I wouldnt want to live in a place that blatantly violates my civil rights, Roth said in an interview.
Roth has worked in public safety his entire adult life, including with the New York City Police Department, but Nassau County officials determined his Type 1 diabetes would be too much of a liability. Instead of serving his community, Roth has been fighting its government, alleging, first in a civil complaint and now in a federal lawsuit, that the Nassau County Civil Service Commission was guilty of discrimination under the federal Americans with Disabilities Act and New Yorks Human Rights Law. Roths case highlights how little consensus exists in hiring guidelines for people with Type 1 diabetes in the field of public safety. Even those who have been working in the field for years may be barred from Continue reading

My life with type 1 diabetes - it's a daily battle, with no days off

My life with type 1 diabetes - it's a daily battle, with no days off

My life with type 1 diabetes - it's a daily battle, with no days off
Ruby McGill talks about living with diabetes: "It infiltrates every aspect of my life, but I refuse to let it slow me down."
I'm Ruby McGill and I'm a type 1 diabetic. I'm also director of youth for Diabetes NZ, a mother, businesswoman, blogger and columnist.Even though type 1 diabetes infiltrates every aspect of my life, I refuse to let it slow me down or restrict me from living a full life. However, there have been many moments when I thought diabetes would win.
I was diagnosed when I was 14, half way through year 11at college. That was 18 years ago.
The first few years after my diagnosis are a blur. I don't think I truly understood the enormity of this disease and the complications I could face if I didn't take care of myself. Luckily I managed to make it through my teenage years relatively unscathed, with only a few diabetes mishaps.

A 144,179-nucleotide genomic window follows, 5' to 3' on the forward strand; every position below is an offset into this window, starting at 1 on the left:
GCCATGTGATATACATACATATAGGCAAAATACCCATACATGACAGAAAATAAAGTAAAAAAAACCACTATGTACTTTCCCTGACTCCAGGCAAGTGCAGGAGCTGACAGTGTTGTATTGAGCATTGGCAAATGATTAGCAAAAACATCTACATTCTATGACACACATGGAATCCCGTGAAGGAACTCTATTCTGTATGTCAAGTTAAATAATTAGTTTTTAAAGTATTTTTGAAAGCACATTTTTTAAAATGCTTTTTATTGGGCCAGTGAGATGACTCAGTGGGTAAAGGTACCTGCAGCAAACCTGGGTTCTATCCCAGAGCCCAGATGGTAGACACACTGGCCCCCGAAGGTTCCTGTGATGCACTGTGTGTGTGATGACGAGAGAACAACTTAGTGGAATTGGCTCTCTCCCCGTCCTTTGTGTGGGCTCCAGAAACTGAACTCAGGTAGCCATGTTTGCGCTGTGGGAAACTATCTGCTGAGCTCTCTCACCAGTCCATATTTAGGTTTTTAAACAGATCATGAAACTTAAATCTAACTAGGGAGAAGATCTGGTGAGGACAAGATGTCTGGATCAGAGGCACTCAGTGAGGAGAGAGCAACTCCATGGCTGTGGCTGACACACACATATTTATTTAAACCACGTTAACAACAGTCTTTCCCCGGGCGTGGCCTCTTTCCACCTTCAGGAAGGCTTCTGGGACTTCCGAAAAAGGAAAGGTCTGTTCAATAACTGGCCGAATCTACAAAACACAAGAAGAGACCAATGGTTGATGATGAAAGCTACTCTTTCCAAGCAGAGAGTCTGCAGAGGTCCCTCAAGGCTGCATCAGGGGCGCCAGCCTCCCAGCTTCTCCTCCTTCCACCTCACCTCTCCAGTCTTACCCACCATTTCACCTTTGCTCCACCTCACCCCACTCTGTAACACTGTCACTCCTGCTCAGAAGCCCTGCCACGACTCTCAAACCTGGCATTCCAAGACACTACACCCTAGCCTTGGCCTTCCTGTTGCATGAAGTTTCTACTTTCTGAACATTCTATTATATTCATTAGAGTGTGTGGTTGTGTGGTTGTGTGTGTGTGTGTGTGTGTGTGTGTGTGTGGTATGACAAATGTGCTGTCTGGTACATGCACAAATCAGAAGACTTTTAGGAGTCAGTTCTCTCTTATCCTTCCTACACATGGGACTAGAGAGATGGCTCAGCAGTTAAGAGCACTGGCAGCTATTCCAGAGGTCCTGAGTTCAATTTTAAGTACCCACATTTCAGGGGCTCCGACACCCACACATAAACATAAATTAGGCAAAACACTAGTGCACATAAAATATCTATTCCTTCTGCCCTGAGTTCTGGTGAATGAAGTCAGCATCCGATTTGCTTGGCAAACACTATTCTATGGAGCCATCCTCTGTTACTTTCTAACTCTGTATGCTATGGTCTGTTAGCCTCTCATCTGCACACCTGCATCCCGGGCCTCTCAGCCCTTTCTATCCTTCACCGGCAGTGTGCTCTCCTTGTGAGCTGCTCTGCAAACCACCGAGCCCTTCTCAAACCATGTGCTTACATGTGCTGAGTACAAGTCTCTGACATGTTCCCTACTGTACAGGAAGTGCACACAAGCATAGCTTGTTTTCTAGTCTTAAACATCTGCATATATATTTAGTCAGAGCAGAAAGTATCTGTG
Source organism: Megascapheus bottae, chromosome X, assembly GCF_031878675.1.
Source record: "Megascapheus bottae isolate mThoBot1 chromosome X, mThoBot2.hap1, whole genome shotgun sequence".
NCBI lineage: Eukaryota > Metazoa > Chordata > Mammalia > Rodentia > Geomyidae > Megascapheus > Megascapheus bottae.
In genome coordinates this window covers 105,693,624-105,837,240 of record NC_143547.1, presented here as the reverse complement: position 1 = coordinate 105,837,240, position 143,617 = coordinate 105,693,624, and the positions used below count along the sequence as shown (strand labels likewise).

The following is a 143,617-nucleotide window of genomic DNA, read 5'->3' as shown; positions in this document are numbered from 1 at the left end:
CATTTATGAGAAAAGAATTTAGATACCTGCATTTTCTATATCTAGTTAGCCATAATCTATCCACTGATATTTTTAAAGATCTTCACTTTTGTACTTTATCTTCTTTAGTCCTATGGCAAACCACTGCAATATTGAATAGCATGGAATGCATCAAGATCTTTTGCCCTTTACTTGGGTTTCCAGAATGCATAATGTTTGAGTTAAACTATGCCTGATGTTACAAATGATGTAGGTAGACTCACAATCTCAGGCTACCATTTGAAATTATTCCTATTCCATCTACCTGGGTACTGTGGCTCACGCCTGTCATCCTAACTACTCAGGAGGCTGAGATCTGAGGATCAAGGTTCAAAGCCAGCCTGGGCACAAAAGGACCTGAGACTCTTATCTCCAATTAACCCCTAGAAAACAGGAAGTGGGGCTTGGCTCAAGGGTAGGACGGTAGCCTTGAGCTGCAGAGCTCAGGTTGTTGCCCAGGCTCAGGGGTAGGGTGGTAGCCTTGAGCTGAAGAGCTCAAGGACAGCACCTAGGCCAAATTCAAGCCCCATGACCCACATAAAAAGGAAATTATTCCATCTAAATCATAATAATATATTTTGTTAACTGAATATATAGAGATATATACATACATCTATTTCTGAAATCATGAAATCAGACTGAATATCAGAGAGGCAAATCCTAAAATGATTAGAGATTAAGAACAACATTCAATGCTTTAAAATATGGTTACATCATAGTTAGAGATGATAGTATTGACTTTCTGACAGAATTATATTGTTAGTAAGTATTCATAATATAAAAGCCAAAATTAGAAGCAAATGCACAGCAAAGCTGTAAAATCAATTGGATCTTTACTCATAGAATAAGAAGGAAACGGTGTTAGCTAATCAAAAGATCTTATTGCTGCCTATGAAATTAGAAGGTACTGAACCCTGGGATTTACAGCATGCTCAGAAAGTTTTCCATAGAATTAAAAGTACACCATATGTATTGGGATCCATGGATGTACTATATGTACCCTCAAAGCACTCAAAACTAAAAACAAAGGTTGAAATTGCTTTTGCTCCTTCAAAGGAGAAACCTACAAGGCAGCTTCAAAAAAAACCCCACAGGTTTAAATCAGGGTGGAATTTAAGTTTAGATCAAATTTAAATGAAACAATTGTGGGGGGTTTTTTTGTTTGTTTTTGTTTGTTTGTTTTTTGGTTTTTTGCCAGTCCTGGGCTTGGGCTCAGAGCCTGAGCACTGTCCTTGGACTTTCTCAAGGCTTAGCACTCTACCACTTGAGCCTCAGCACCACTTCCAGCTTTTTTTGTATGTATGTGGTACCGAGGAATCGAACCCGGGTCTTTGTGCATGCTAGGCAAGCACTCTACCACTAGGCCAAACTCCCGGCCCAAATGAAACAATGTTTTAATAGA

Ruby and Hayden McGill, with 1-year-old Felix and 6-year-old Olive. Pregnancy presents a whole new level of difficulty for a type 1 diabetic.
I performed in the annual college productions, went to the ball, sailed around Great Barrier Island on the Spirit of NZ, hung out at school parties and passed most of my exams. However, during this time I was admitted to hospital a number of times due to extreme hypos or ketones. One visit I was even admitted to intensive care. I can only imagine what this time was like for my parents.
A few years later I met a boy. Hayden didn't truly know what he was signing up for when he asked me out, but 13years later he's still here. I Continue reading

Mechanical Engineering Professor Receives $1.6 Million “Visionary Award” for Diabetes Research

Mechanical Engineering Professor Receives $1.6 Million “Visionary Award” for Diabetes Research

Dr. Sumita Pennathur, an associate professor in UCSB’s Department of Mechanical Engineering, has received the prestigious “Visionary Award” from the American Diabetes Association (ADA). The award includes $1.625 million to support her research for five years.
Pennathur is one of only two scientists nationwide to receive the ADA Visionary Award in 2017. The award recognizes established scientists from various disciplines who are applying their expertise to diabetes research for the first time. Pennathur has proposed to address one of the most fundamental engineering challenges for diabetes monitoring: continuous glucose monitoring (CGM). Efficiently measuring glucose levels is vital for patients with diabetes to manage their disease effectively. Normally, the human body monitors its own blood glucose levels: the pancreas secretes the hormone insulin, which determines how and where glucose is absorbed. In the body of a diabetic, however, this feedback loop is broken. Both CGM and insulin administration must be outsourced to needles, pumps, and sensors.
More than several hundred attempts have been made to develop a technique for continuous blood glucose monitoring, but only a couple of them have received FDA approval. The CGM devices currently on the market — subcutaneous needles that normally stay in the body for about a week — are problematic, because they need to be calibrated twice daily and can give inaccurate readings. Pennathur has proposed to develop a painless, minimally invasive, accurate, disposable “patch” to alleviate those problems. If successful, t Continue reading